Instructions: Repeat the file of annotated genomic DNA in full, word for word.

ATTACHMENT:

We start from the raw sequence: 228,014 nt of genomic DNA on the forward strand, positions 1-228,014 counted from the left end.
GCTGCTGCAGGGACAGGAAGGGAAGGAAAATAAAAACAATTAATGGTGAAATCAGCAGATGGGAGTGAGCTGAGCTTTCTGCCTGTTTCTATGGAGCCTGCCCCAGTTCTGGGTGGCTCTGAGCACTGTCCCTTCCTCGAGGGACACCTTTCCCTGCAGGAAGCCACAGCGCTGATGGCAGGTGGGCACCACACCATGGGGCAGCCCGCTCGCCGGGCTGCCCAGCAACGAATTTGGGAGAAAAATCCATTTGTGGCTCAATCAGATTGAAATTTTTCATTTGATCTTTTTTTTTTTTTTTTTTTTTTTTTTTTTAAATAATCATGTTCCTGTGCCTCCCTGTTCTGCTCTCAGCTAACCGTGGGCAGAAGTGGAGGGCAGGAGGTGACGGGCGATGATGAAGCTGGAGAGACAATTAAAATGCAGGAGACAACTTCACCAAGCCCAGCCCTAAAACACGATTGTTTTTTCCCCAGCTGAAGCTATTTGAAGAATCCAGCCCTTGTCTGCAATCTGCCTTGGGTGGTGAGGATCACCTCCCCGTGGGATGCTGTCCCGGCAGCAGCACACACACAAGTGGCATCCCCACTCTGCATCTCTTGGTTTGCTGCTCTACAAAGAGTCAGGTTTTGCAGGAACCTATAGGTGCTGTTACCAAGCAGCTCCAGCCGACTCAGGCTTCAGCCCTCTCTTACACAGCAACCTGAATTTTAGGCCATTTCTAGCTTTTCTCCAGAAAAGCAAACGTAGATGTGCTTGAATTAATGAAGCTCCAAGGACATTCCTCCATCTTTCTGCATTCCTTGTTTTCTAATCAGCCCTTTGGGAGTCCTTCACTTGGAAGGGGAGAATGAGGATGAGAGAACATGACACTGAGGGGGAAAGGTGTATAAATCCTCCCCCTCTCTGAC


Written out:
We start from the raw sequence: 228,014 nt of genomic DNA on the forward strand, positions 1-228,014 counted from the left end.
GCTGCTGCAGGGACAGGAAGGGAAGGAAAATAAAAACAATTAATGGTGAAATCAGCAGATGGGAGTGAGCTGAGCTTTCTGCCTGTTTCTATGGAGCCTGCCCCAGTTCTGGGTGGCTCTGAGCACTGTCCCTTCCTCGAGGGACACCTTTCCCTGCAGGAAGCCACAGCGCTGATGGCAGGTGGGCACCACACCATGGGGCAGCCCGCTCGCCGGGCTGCCCAGCAACGAATTTGGGAGAAAAATCCATTTGTGGCTCAATCAGATTGAAATTTTTCATTTGATCTTTTTTTTTTTTTTTTTTTTTTTTTTTTTAAATAATCATGTTCCTGTGCCTCCCTGTTCTGCTCTCAGCTAACCGTGGGCAGAAGTGGAGGGCAGGAGGTGACGGGCGATGATGAAGCTGGAGAGACAATTAAAATGCAGGAGACAACTTCACCAAGCCCAGCCCTAAAACACGATTGTTTTTTCCCCAGCTGAAGCTATTTGAAGAATCCAGCCCTTGTCTGCAATCTGCCTTGGGTGGTGAGGATCACCTCCCCGTGGGATGCTGTCCCGGCAGCAGCACACACACAAGTGGCATCCCCACTCTGCATCTCTTGGTTTGCTGCTCTACAAAGAGTCAGGTTTTGCAGGAACCTATAGGTGCTGTTACCAAGCAGCTCCAGCCGACTCAGGCTTCAGCCCTCTCTTACACAGCAACCTGAATTTTAGGCCATTTCTAGCTTTTCTCCAGAAAAGCAAACGTAGATGTGCTTGAATTAATGAAGCTCCAAGGACATTCCTCCATCTTTCTGCATTCCTTGTTTTCTAATCAGCCCTTTGGGAGTCCTTCACTTGGAAGGGGAGAATGAGGATGAGAGAACATGACACTGAGGGGGAAAGGTGTATAAATCCTCCCCCTCTCTGAC